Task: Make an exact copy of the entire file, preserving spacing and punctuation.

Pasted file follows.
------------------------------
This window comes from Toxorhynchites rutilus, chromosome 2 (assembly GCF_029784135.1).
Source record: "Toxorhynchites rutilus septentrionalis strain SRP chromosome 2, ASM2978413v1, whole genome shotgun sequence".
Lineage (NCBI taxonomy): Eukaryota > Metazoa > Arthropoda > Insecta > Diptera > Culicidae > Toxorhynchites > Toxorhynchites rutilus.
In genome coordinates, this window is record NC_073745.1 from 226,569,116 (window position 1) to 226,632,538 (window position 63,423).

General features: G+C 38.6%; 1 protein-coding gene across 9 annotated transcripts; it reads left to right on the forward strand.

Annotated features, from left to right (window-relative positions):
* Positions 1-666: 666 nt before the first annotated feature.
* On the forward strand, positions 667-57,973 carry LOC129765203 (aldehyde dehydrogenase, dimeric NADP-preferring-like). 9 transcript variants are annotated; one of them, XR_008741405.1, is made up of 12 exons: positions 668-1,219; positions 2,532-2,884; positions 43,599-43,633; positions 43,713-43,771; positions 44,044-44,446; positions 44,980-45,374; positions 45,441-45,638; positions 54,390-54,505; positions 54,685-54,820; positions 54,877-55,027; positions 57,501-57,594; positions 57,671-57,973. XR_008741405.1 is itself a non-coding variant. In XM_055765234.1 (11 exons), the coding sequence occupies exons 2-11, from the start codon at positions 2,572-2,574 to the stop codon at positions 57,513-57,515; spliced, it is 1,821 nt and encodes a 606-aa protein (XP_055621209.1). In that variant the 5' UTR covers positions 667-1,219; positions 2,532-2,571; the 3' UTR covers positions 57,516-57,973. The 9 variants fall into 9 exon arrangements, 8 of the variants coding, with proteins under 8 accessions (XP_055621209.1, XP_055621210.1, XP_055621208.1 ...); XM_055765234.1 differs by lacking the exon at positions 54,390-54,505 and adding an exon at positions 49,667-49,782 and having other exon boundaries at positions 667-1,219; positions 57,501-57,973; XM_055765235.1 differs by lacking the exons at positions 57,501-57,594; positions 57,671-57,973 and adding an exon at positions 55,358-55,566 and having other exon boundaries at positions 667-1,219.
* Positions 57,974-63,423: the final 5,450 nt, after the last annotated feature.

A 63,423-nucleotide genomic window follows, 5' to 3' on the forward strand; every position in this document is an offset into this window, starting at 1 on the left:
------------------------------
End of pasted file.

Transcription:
This window comes from Toxorhynchites rutilus, chromosome 2 (assembly GCF_029784135.1).
Source record: "Toxorhynchites rutilus septentrionalis strain SRP chromosome 2, ASM2978413v1, whole genome shotgun sequence".
Lineage (NCBI taxonomy): Eukaryota > Metazoa > Arthropoda > Insecta > Diptera > Culicidae > Toxorhynchites > Toxorhynchites rutilus.
In genome coordinates, this window is record NC_073745.1 from 226,569,116 (window position 1) to 226,632,538 (window position 63,423).

General features: G+C 38.6%; 1 protein-coding gene across 9 annotated transcripts; it reads left to right on the forward strand.

Annotated features, from left to right (window-relative positions):
* Positions 1-666: 666 nt before the first annotated feature.
* On the forward strand, positions 667-57,973 carry LOC129765203 (aldehyde dehydrogenase, dimeric NADP-preferring-like). 9 transcript variants are annotated; one of them, XR_008741405.1, is made up of 12 exons: positions 668-1,219; positions 2,532-2,884; positions 43,599-43,633; positions 43,713-43,771; positions 44,044-44,446; positions 44,980-45,374; positions 45,441-45,638; positions 54,390-54,505; positions 54,685-54,820; positions 54,877-55,027; positions 57,501-57,594; positions 57,671-57,973. XR_008741405.1 is itself a non-coding variant. In XM_055765234.1 (11 exons), the coding sequence occupies exons 2-11, from the start codon at positions 2,572-2,574 to the stop codon at positions 57,513-57,515; spliced, it is 1,821 nt and encodes a 606-aa protein (XP_055621209.1). In that variant the 5' UTR covers positions 667-1,219; positions 2,532-2,571; the 3' UTR covers positions 57,516-57,973. The 9 variants fall into 9 exon arrangements, 8 of the variants coding, with proteins under 8 accessions (XP_055621209.1, XP_055621210.1, XP_055621208.1 ...); XM_055765234.1 differs by lacking the exon at positions 54,390-54,505 and adding an exon at positions 49,667-49,782 and having other exon boundaries at positions 667-1,219; positions 57,501-57,973; XM_055765235.1 differs by lacking the exons at positions 57,501-57,594; positions 57,671-57,973 and adding an exon at positions 55,358-55,566 and having other exon boundaries at positions 667-1,219.
* Positions 57,974-63,423: the final 5,450 nt, after the last annotated feature.

A 63,423-nucleotide genomic window follows, 5' to 3' on the forward strand; every position in this document is an offset into this window, starting at 1 on the left: